Can You Trademark a Red Wax Seal on a Liquor Bottle?

By Joseph Mandour on December 7, 2011

whiskey-in-glasses-thumb-200x150-31413 Orange County – Fortune Brands Inc., the owners of Maker’s Mark, believes so. Maker’s Mark, a high-end bourbon whiskey, adds a distinctive dripping red wax seal that coats the top of each bottle it produces. The company has trademarked the dripping red wax look since 1957.

However, in 1997, London-based Diageo North America and Casa Cuervo of Mexico, owners of Jose Cuervo, added a dripping red wax seal to their high-end bottles of “reserva” tequila so as to give it an artisan look. Fortune Brands commenced a lawsuit in 2003 against Diageo and Casa Cuervo for trademark infringement. A United States District Judge in 2010 entered an injunction order against Diageo and Casa Cuervo and any other company from using a similar look and seal. Diageo and Casa Cuervo appealed the District Court decision, andon December 2, 2011, the United States 6th Circuit Court of Appeals decided to hear the appeal.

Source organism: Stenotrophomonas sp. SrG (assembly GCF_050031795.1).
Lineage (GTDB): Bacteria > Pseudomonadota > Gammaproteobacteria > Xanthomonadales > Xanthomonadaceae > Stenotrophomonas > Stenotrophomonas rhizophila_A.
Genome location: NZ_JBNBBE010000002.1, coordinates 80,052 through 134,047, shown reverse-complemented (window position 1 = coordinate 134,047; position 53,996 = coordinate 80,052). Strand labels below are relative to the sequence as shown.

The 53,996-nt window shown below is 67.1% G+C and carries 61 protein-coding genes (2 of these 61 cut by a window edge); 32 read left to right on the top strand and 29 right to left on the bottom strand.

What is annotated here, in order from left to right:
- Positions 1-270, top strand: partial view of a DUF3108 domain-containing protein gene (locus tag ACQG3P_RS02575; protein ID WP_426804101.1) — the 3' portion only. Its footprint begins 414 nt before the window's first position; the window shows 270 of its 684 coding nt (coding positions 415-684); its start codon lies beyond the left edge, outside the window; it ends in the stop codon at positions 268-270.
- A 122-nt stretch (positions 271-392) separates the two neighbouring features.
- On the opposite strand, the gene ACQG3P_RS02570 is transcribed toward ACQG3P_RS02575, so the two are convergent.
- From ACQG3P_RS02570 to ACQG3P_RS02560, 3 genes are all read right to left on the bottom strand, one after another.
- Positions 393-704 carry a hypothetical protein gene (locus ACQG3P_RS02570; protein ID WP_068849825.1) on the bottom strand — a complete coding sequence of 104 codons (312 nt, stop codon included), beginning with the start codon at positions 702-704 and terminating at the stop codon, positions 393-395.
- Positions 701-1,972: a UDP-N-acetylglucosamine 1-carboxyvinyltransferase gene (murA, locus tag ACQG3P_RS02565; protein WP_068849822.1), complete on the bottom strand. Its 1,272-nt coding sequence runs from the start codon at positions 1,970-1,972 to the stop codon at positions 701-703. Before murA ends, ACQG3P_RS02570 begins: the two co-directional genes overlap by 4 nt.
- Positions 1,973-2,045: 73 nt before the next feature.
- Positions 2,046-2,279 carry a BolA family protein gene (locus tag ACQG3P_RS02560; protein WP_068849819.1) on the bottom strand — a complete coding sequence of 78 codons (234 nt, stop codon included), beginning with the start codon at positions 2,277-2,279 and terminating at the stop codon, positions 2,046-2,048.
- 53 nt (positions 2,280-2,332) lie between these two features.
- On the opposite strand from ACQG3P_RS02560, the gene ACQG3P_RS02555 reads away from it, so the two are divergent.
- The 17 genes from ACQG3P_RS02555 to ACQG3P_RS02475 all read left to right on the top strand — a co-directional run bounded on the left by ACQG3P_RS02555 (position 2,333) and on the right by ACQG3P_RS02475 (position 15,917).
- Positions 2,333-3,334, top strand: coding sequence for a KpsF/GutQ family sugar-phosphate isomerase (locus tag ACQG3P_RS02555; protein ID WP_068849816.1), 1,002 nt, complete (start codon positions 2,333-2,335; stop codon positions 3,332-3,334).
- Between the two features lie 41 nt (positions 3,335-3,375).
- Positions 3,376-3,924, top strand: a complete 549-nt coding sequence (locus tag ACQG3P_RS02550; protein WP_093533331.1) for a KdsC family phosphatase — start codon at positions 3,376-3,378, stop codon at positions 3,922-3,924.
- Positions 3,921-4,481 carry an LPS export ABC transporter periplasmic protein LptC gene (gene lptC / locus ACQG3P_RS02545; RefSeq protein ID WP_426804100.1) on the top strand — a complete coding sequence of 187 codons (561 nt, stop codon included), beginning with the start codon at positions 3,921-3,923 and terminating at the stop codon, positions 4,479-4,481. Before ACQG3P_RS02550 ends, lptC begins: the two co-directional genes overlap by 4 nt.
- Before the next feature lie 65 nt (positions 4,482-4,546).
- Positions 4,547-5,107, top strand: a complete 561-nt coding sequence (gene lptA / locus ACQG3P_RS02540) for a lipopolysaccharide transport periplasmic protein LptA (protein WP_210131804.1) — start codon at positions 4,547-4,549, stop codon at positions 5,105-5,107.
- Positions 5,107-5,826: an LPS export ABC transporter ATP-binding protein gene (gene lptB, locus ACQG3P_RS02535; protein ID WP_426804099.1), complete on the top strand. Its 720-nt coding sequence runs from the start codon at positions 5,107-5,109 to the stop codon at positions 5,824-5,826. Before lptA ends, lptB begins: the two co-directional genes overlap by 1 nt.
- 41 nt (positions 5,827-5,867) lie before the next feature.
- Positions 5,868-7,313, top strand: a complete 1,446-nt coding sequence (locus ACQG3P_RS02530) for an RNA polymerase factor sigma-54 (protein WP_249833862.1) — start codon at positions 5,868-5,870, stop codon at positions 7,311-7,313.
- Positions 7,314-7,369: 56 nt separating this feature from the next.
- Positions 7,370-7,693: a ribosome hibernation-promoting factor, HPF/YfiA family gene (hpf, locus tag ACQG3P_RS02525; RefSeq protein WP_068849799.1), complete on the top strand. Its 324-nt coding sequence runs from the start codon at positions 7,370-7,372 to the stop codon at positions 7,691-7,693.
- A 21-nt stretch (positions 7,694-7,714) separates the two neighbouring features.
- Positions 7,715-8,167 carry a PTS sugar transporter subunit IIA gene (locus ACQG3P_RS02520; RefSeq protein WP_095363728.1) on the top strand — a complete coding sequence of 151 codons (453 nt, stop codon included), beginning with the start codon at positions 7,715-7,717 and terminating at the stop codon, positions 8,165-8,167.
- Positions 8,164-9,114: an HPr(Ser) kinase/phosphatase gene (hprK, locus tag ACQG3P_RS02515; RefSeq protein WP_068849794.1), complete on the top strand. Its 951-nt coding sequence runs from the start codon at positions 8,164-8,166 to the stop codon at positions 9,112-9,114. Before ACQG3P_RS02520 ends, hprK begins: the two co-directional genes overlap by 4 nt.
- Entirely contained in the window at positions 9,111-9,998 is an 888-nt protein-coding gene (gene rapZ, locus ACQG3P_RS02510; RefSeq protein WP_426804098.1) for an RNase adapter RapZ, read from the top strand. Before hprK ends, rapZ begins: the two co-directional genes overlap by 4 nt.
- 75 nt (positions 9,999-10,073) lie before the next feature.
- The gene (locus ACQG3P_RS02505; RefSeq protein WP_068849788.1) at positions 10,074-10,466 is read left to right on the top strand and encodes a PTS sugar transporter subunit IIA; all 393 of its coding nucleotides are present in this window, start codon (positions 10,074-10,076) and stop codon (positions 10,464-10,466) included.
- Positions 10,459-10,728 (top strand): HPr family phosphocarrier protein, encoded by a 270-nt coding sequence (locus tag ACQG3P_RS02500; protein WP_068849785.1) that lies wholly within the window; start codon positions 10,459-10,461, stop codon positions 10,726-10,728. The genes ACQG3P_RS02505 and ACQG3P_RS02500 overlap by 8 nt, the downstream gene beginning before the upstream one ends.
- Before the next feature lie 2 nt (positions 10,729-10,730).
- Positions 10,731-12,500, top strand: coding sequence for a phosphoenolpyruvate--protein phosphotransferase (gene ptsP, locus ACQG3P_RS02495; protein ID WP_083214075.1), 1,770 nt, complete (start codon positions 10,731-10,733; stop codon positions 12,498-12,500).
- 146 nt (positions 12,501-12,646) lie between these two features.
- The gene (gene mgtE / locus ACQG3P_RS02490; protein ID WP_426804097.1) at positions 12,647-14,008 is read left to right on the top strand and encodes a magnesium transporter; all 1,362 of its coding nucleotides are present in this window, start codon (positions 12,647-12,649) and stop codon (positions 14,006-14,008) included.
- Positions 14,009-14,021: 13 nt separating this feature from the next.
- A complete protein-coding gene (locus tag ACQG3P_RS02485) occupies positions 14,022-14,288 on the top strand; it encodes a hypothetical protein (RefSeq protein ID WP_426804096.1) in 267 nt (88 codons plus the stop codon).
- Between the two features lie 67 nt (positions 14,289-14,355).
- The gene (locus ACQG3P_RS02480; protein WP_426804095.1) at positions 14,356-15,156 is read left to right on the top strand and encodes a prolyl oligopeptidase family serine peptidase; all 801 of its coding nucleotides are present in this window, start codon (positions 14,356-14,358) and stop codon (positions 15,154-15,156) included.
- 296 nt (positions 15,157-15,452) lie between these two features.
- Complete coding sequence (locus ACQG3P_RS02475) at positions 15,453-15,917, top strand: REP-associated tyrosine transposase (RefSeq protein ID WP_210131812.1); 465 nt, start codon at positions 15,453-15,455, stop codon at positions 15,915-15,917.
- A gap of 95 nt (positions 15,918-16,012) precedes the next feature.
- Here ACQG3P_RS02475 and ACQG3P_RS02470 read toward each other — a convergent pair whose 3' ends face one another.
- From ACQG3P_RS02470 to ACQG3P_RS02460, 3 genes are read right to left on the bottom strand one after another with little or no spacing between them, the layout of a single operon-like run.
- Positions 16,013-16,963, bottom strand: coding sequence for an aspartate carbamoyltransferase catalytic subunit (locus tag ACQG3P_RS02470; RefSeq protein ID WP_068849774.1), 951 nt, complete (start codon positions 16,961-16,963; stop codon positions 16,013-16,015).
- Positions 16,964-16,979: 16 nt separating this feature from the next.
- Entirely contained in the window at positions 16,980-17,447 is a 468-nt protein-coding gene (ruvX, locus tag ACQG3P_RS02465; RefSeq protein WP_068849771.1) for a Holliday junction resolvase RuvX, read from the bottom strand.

Attorneys for Diageo and CasaCuervo argue that the use of a red wax seal is the only similarity between the two liquor bottles. After considering other factors, they argue that the dripping red wax does not cause confusion to the consumer. They note that the Maker’s Mark bottle is square in shape and short in size, uses large black letters for labeling, costs $25 dollars a bottle, and contains bourbon whiskey. Meanwhile, the Jose Cuervo bottle is distinguishable because it is cylindrical in shape and tall in size, uses no labeling, costs $100 a bottle, and contains tequila.

However, attorneys for Fortune Brands believe that the crux of the case involves the dripping red wax seal and not the other distinguishing traits about the bottle or its contents. Bill Samuels, president of Maker’s Mark states, “We hand dip and personalize every Maker’s Mark bottle … this has been our signature trademark since my mom dipped our very first bottle and always will be.” Further, Maker’s Mark spends $22 million annually on extensive advertising and marketing campaigns centered around the dripping red wax seal. Despite its appeal of the decision, Jose Cuervo ceased using the red wax seal six years ago.

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